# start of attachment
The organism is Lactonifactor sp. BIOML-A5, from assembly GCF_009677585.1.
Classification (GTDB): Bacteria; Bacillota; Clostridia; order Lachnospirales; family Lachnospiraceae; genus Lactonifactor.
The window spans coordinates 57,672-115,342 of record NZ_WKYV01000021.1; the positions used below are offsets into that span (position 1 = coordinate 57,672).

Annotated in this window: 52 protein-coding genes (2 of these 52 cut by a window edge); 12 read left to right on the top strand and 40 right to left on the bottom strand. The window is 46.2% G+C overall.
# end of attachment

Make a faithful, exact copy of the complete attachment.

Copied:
The organism is Lactonifactor sp. BIOML-A5, from assembly GCF_009677585.1.
Classification (GTDB): Bacteria; Bacillota; Clostridia; order Lachnospirales; family Lachnospiraceae; genus Lactonifactor.
The window spans coordinates 57,672-115,342 of record NZ_WKYV01000021.1; the positions used below are offsets into that span (position 1 = coordinate 57,672).

Annotated in this window: 52 protein-coding genes (2 of these 52 cut by a window edge); 12 read left to right on the top strand and 40 right to left on the bottom strand. The window is 46.2% G+C overall.